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Asset Reporting: Characterisation of Assets for Registry

Part 1. General Asset Information

Asset NameChemical Import/Export Marine Terminals
Critical Infrastructure SectorChemical
Critical Infrastructure Sub-SectorAll sub-sectors:
  • Basic
  • Chemicals/Commodities
  • Specialty/Fine Chemicals
  • Consumer Chemicals
Brief Description of what it doesA marine terminal is an installation used for loading and unloading of chemicals, which may include liquid bulk jetties/terminals for ships and barges, pipelines between the jetties/terminals and tank farms for the storage of the raw materials and products, hoses or pipelines between the berth/jetty, wagon and truck loading/unloading stations.

Part 2. Hazard Information

Hazards that can impact the asset.
Heat waves, cold snapstick
Floods / costal floodstick
Forest Fires 
Sea level risetick
Ice, frost, permafrost 
Storm surges, wavestick
Lightning / thunderstormtick
Earth movement caused by climate drivers such as rain (landslide, erosion, avalanches, rock fall, soil subsidence, liquefaction, etc.)tick
Description of the impacts of each hazard (as selected in the table above) on the asset.
HazardImpacts on Asset
Cold SnapsExcessive low temperature can lead to freezing of certain fluids impairing the functionality of some critical systems if not adequately accounted for during design phase (e.g. freezing of water in firewater system). Potential formation solids (e.g. waxes, hydrates, etc.) inside process lines.
Floods/coastal floods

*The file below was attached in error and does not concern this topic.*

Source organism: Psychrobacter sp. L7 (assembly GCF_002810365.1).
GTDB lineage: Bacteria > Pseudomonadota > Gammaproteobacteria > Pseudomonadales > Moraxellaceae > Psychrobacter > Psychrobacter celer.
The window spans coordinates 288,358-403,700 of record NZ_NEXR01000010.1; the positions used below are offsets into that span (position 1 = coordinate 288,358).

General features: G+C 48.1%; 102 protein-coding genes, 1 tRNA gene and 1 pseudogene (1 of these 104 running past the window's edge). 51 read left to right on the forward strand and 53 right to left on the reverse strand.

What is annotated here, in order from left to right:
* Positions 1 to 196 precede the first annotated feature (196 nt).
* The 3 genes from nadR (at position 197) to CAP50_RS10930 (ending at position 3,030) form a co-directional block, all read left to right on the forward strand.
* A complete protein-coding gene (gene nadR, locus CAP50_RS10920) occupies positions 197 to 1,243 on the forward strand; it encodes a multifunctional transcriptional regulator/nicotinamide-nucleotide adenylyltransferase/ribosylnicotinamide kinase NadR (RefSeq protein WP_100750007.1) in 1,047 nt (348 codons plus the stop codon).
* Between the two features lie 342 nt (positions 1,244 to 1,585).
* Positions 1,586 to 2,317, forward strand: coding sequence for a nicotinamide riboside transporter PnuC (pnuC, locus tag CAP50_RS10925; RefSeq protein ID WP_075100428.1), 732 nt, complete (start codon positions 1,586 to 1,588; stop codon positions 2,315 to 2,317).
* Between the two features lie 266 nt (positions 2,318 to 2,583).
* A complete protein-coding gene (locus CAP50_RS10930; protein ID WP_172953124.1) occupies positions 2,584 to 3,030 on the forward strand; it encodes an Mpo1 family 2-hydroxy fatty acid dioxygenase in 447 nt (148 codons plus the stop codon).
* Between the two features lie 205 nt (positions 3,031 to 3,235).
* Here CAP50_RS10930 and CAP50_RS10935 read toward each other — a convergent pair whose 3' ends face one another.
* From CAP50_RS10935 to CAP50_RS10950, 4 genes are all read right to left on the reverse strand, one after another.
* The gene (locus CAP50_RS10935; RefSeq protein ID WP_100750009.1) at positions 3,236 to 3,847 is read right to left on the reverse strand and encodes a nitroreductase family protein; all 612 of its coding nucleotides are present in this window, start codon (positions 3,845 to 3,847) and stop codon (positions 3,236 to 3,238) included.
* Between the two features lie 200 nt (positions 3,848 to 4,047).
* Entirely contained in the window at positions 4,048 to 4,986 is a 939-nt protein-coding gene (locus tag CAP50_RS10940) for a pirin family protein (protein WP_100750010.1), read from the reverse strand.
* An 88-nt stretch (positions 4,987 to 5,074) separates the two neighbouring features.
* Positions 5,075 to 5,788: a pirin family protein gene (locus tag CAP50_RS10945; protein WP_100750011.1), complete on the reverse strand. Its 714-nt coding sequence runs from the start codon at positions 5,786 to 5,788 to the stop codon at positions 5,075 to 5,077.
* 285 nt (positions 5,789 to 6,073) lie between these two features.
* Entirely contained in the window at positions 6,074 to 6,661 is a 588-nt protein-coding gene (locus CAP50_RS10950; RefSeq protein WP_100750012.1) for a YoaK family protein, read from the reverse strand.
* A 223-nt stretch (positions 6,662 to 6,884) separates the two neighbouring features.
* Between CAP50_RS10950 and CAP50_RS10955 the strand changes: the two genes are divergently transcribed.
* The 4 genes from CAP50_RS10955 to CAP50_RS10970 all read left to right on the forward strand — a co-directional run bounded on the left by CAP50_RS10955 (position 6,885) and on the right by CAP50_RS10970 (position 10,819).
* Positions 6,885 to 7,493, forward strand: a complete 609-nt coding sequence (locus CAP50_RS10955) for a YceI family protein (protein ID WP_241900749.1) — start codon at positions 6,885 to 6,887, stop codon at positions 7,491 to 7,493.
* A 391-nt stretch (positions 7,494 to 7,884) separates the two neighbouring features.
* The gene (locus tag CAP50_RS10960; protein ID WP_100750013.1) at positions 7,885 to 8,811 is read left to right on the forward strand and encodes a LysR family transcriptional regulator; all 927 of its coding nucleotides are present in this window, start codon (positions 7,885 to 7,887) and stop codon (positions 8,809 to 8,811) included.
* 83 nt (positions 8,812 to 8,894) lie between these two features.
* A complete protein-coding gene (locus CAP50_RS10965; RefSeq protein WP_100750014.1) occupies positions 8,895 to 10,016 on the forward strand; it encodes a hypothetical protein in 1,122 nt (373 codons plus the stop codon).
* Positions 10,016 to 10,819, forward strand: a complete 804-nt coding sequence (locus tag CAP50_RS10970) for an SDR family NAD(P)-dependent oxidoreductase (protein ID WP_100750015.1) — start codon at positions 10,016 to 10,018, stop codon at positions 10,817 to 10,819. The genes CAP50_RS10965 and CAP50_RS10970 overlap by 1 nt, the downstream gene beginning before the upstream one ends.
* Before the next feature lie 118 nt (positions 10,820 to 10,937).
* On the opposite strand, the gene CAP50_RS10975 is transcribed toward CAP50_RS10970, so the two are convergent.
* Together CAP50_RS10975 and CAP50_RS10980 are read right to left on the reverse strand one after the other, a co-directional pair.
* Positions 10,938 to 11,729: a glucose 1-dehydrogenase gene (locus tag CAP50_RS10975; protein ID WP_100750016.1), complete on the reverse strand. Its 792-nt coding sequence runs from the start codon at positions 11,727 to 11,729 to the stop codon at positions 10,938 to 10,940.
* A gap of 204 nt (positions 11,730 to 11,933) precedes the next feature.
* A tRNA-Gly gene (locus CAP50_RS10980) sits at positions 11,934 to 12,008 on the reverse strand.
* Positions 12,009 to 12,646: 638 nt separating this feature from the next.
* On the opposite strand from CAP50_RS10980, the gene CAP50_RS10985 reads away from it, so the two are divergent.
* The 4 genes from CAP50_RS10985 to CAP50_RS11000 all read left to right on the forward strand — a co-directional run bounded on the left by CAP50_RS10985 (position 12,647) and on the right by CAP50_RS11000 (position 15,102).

Inundation of terminals

Damage to infrastructure, protection works (jetties, breakwaters, etc.), equipment and cargo

Increased rates of corrosion / oxidation equipment, tanks and pipelines;

Sea level rise

Damage to infrastructure, protection works (jetties, breakwaters, etc.), equipment and cargo

Increased rates of corrosion / oxidation equipment, tanks and pipelines;

Possibility of pollutant dispersion, in the event that contaminated sites on land are affected by rising sea level;

Storm surges, waves

Heavy sea state can lead to structural damage of jetty structure or stop of activity as precaution to avoid incidents.

Oil tankers unable to moor due to strong winds or extreme sea state.

Reduced operability of the terminal to weather constraints.

Erosion of foundations with potential damage to pipeline integrity.

Lightning/thunderstormOperations limited or prohibited, potential damage to instrumentation if lighting protection not properly designed.

Part 3. Information on Dependencies and Interdependencies

Dependency: is a uni-directional linkage or connection between two assets belonging to the same or different infrastructure (sub)sectors, through which the ability of one infrastructure to provide a service is dependent on the operation of the other infrastructure but not vice versa. For example, infrastructure asset A1 depends on B1, but B1 does not depend on A1 to sustain its service level.

Interdependency: is a bidirectional relationship between two infrastructures through which each infrastructure mutually influences or is associated to the other. More generally, two infrastructures are interdependent when each is dependent on the other, for example, infrastructure asset A1 depends upon D1 and D1 depends on A1.